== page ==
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Creating connections and closing inside service methods - is it thread safe?

 
Mohamed Iqzas
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Inside post method am creating new connection object(either by drivermanager or by datasource look-up) as a local variable inside the method.. and then I have a try block which executes statements and then finally block closes this connection object.

Now by the theory I have learnt, default method of servicing requests to a servlet is by creating new thread for each new request and these threads act on a single Servlet instance.

So if there are simultaneous users, their requests being served by a single servlet using different threads, all these threads act on same connection object, and if one thread closes the connection before the other thread uses it, it should throw an exception?

But while I test my application I didnt find any such issues. Is my assumption right? my assumption is - it will throw exception if simultaneous requests are being served by this post method... kindly suggest me what's the better way of closing my connection if this is wrong..

Thanks in advance!
 
Lalit Mehra
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The connection pool must be reassigning a new connection to the requests if the previous connection is closed.

That's why you are not getting an error.
 
Tim Holloway
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This is one of the reasons why you are recommended to use a Connection pool instead of brute-force DriverManager Connections.

Yes, each incoming request is attached to a discrete service thread. Yes, it is extremely unsafe to store data in static or instance variables in a Servlet class or in any other class invoked by that class. If you need per-instance (thread) storage, construct an object to hold it and put that object in J2EE's Request or Session scope. Request scope is completely thread-safe (not shared), Session scope is reasonably thread-safe, except in cases where a single client has dispatched multiple requests concurrently.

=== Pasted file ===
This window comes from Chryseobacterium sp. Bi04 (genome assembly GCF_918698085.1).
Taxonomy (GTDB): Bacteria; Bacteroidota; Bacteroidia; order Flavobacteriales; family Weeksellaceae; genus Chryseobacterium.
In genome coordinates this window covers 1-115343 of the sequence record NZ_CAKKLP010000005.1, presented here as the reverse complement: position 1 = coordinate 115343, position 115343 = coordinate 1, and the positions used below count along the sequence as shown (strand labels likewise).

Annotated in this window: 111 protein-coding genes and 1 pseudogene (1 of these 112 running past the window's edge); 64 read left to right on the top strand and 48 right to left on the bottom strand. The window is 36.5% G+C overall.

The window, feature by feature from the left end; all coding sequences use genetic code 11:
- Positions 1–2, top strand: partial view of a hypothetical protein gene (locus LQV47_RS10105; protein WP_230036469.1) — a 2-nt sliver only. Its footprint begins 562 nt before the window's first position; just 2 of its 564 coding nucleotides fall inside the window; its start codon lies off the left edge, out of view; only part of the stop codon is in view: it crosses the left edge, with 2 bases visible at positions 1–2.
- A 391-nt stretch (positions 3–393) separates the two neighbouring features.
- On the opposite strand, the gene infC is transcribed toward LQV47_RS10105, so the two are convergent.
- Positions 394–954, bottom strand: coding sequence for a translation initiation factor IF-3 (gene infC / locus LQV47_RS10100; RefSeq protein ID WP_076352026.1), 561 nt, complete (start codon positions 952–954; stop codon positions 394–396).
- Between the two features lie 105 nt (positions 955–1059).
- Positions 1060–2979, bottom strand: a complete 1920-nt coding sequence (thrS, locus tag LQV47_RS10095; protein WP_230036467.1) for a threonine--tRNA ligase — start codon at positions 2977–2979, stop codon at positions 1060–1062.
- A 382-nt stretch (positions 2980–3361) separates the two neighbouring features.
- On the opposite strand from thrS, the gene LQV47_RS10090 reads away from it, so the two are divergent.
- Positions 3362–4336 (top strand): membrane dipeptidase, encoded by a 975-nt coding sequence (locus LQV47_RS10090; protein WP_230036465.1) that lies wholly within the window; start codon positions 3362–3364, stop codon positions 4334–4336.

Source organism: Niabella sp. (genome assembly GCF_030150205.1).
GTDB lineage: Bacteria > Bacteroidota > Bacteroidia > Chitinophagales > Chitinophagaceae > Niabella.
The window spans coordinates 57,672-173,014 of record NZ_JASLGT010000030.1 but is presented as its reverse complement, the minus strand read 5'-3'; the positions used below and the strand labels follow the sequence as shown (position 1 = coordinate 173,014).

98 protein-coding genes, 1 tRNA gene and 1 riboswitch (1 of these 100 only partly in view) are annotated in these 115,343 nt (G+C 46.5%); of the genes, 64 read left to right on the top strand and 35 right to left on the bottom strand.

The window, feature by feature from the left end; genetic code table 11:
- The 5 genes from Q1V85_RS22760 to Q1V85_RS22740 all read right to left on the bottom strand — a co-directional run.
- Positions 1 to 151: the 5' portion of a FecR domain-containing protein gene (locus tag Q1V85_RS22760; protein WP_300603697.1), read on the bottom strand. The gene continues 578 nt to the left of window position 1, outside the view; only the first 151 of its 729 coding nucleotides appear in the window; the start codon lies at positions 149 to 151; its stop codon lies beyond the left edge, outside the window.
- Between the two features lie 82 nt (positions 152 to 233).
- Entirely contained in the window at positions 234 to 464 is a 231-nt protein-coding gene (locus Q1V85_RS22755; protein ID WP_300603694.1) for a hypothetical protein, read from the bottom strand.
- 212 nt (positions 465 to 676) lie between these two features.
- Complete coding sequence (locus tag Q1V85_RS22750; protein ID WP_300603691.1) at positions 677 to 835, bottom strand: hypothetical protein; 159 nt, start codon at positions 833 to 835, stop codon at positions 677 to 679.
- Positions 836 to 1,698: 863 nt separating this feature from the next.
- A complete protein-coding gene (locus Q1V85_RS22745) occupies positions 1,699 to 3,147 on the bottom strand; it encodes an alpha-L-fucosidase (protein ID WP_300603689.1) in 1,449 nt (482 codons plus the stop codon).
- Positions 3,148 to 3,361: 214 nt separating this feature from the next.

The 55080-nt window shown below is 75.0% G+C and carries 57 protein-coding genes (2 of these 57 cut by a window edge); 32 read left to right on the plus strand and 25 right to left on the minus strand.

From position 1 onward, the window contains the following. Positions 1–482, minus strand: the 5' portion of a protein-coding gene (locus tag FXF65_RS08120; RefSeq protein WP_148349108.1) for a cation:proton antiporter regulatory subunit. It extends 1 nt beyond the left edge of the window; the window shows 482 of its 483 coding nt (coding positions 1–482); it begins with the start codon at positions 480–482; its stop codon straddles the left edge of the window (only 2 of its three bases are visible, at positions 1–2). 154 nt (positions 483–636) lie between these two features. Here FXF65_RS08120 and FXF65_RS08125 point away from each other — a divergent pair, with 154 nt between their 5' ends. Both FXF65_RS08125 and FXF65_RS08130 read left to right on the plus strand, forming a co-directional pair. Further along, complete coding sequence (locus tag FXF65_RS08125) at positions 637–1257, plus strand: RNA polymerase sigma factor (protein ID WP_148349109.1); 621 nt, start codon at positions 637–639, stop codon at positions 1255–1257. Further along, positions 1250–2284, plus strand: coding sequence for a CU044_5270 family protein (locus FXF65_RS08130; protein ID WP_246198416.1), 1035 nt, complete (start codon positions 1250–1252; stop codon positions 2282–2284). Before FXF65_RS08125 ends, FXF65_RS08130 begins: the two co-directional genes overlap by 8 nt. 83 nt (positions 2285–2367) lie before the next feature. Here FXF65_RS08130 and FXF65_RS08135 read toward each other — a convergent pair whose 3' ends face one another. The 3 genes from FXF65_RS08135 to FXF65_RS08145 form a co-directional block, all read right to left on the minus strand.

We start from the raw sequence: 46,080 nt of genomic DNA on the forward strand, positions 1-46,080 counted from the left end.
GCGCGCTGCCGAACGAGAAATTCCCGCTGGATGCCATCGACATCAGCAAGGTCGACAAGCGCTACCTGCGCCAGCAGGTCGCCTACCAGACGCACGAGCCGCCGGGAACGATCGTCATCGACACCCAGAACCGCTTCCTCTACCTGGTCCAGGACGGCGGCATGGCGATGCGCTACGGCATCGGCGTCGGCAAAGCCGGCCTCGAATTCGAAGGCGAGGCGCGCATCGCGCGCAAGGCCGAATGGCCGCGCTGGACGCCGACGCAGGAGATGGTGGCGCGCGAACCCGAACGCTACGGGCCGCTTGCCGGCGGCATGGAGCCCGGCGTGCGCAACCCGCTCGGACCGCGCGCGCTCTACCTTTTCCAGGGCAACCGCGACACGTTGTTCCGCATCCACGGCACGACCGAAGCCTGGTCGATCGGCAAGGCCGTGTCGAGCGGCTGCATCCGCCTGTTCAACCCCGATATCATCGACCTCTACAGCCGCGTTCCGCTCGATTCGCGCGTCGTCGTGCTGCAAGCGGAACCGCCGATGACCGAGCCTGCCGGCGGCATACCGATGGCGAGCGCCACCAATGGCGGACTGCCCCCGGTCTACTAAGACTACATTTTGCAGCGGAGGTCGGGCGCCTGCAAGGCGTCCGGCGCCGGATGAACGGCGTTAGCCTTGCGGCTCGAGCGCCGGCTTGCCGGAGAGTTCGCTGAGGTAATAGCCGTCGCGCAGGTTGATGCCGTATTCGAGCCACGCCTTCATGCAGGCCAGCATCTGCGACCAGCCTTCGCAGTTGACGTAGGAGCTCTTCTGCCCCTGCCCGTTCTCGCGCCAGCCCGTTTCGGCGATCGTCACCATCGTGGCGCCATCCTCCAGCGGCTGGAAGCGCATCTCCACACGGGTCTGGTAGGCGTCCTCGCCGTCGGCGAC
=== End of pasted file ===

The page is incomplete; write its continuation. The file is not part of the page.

A side note, is that you should strive to minimize the amount of time you hold an open Connection and always explicitly close it, in order to avoid having a bunch of useless Connection objects floating around awaiting garbage collection. If they're open, even when orphaned, they're withholding critical database resources from the rest of the system.

The one thing you should avoid at all costs is anything that would serialize a Connection, such as placing it in Session scope for access by a later request. The Connection is an interface, not a class, and may not successfully survive serialization/deserialization.
 
Mohamed Iqzas
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Thanks for the vital info.

DBConnect is a class i use to look up datasource.

inside getConnection() method of DBConnect I have:




Inside post method of servlet I have:


still the Connection pool look-up done inside DBConnect. getConnection() method will assign a separate connection object for distinct requests?

Sorry if i am asking the same thing again. just to be sure of the concept please confirm this.
 
Tim Holloway
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The connection pool itself is sharable.

What I typically do is look it up in a servlet init() method and store its object reference as a static property so that I don't have to to the JNDI stuff each time. Then you can code a static method to do the getConnection/setAutoCommit using that static pool reference to return a Connection. The static get Connection method can be invoked by thread-specific code as long as all it does is get a connection from the pool and not attempt to modify static objects.
 
Raj roy
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Hi Tim,

is it good practice create connection objects in GET/POST methods or we should create the connection in the init methods itself?

Please provide a sample example if possible.
 
Tim Holloway
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You shouldn't create Connections in either place. You should request Connections from the Connection Pool, which will return an existing Connection for your use or create one if all existing Pool-controlled Connections are in use (unless the pool limit has been exceeded).

You should never obtain a Pool Connection in an init() method with the idea of holding it. Always obtain the Connection right before you do a database operation, do the database operations, then close the Connection (which will return it to the Pool for the next requester). You should never hold onto a Connection any longer than you absolutely must, and especially not between HTTP requests.
 
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